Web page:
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A quest for new normal: Midwest colleges adjust to increased appetite for online learning during pandemic

Campus life, at UND and beyond, has never been the same.

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UND student body president Faith Wahl prepares for finals at Archives Coffee Shop on the UND campus Friday, Dec. 9, 2022. In the waked of lockdowns and the worst of the pandemic, students and universities are forging a new kind of college experience, marked by increased remote learning- even as many of the traumas of the pandemic remain. (Eric Hylden / For Prairie Business)
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GRAND FORKS — Faith Wahl, student body president at the University of North Dakota, was a freshman in the very first weeks of the COVID pandemic, sent home for a March 2020 spring break while the world changed.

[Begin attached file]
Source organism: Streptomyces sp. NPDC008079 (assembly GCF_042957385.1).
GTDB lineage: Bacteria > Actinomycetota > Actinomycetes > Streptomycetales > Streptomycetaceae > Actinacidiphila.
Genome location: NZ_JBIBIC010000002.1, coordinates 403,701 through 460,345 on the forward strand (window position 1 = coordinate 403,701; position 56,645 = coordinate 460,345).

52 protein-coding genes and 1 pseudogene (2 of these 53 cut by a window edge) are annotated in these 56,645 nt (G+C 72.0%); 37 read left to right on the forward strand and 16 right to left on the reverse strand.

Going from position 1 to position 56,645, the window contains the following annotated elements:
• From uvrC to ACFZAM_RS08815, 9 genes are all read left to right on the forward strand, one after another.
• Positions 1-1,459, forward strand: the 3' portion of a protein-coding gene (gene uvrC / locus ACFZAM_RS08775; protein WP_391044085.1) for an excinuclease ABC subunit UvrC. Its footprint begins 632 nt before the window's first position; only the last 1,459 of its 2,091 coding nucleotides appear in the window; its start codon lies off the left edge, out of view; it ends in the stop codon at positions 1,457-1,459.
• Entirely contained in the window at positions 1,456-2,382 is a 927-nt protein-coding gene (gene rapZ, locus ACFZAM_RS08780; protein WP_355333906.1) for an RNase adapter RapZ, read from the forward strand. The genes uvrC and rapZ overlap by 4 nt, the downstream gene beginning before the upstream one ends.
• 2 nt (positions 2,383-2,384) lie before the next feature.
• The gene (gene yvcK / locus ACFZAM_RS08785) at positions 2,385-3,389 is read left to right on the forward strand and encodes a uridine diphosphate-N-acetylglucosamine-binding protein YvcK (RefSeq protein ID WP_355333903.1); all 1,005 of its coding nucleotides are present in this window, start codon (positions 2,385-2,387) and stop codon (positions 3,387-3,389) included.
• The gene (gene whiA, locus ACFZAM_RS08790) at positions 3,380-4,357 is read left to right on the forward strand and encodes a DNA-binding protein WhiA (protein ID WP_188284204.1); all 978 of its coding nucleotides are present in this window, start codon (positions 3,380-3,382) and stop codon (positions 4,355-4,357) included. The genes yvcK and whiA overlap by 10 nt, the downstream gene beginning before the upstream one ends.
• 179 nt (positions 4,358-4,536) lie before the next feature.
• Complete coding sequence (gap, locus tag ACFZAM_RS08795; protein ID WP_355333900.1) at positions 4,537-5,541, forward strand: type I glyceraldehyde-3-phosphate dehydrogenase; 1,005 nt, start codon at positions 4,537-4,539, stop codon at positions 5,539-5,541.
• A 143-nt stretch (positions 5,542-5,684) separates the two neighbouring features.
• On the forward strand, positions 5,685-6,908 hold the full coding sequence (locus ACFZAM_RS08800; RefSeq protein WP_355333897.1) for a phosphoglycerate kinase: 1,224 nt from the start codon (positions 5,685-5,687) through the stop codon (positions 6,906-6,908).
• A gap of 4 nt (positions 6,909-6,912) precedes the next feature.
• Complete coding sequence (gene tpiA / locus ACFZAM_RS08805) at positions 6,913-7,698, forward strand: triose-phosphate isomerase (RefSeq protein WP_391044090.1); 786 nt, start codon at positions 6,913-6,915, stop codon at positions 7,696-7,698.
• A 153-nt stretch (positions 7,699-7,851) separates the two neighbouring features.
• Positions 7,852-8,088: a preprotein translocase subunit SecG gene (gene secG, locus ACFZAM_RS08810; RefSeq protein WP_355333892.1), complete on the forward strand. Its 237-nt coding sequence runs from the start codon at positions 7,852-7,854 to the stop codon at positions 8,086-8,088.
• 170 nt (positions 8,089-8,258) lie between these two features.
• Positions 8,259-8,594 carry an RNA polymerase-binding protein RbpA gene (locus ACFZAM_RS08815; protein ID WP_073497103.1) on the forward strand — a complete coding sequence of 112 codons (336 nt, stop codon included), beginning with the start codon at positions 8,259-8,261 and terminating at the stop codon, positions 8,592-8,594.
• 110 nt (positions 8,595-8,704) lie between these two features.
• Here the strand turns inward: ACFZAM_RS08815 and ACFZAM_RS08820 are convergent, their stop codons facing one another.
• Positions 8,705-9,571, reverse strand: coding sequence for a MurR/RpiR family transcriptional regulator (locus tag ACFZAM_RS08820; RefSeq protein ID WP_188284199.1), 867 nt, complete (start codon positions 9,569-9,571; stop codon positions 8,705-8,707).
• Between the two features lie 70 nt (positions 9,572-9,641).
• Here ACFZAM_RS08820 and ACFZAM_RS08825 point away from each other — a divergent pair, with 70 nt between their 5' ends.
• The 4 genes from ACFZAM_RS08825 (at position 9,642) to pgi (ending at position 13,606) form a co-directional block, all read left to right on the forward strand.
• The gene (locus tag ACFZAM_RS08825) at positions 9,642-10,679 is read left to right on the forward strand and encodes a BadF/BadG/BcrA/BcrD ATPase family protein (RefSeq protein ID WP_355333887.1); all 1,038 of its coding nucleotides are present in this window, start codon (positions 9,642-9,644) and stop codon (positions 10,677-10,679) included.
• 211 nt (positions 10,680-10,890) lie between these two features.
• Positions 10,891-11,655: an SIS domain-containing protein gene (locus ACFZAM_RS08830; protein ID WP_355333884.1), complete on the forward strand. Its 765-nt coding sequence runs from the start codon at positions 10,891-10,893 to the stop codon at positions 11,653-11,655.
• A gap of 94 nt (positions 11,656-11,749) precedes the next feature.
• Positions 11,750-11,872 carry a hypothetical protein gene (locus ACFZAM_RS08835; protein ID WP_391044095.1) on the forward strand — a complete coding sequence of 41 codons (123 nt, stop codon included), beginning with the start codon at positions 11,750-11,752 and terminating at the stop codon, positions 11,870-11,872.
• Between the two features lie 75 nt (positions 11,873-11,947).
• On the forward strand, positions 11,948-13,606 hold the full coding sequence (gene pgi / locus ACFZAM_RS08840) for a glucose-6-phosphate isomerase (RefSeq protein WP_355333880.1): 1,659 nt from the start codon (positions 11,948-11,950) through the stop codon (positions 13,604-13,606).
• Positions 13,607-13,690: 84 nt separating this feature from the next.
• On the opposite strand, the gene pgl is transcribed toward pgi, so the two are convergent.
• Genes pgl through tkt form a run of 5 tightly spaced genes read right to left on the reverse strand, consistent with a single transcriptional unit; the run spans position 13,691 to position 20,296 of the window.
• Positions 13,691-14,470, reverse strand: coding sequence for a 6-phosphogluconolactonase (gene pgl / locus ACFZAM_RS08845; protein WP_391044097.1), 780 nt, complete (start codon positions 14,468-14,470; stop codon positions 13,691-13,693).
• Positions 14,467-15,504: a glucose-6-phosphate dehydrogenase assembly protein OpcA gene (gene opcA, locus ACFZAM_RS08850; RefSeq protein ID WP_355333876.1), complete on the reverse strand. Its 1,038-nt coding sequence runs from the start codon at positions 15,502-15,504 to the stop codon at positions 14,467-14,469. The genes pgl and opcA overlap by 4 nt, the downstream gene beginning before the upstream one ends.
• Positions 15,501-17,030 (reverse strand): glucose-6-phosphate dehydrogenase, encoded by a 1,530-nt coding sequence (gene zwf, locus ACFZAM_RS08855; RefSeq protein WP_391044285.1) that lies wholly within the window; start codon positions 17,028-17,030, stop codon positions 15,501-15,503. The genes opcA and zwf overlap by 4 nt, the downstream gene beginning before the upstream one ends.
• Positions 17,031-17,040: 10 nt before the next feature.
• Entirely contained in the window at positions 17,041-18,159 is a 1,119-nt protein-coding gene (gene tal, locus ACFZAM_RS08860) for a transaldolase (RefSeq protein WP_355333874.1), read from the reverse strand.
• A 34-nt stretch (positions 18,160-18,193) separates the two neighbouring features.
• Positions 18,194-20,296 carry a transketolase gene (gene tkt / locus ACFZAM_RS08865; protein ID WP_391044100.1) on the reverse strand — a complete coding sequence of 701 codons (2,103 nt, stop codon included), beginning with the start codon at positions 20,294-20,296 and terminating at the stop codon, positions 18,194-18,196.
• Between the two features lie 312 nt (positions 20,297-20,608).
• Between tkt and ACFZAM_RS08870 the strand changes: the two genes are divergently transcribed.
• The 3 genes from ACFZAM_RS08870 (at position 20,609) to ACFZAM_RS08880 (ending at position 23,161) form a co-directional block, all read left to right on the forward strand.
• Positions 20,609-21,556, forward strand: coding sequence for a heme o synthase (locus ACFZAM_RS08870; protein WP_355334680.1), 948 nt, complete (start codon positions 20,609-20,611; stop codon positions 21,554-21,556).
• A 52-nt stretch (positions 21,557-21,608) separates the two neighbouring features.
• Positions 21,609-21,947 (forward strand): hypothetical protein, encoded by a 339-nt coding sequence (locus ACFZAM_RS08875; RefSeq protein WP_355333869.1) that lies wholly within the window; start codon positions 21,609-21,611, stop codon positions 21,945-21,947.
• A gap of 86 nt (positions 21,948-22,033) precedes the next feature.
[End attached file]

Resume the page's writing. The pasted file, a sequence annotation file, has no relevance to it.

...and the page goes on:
Like so many institutions, UND had to make plans on the fly. There was a week off, then a scramble to offer a planned two weeks of remote learning — which was soon extended through the rest of the semester. Students were asked not to come back to Grand Forks. Commencement ceremonies were canceled.

Campus life, at UND and beyond, has never been the same. After two and a half years of the pandemic, colleges are dealing with a surge in student traumas, and often trying to cater to a boosted appetite for online learning. And many students are still trying to find their footing amid a fading pandemic.

“I think that's hard for students to transition from, ‘OK, what is this COVID college life like to what are my full time working expectations?’” Wahl said, wondering how graduating seniors who lived through lockdown will fare at social events after isolation, or in job interviews when their opportunities for internships and more were crimped.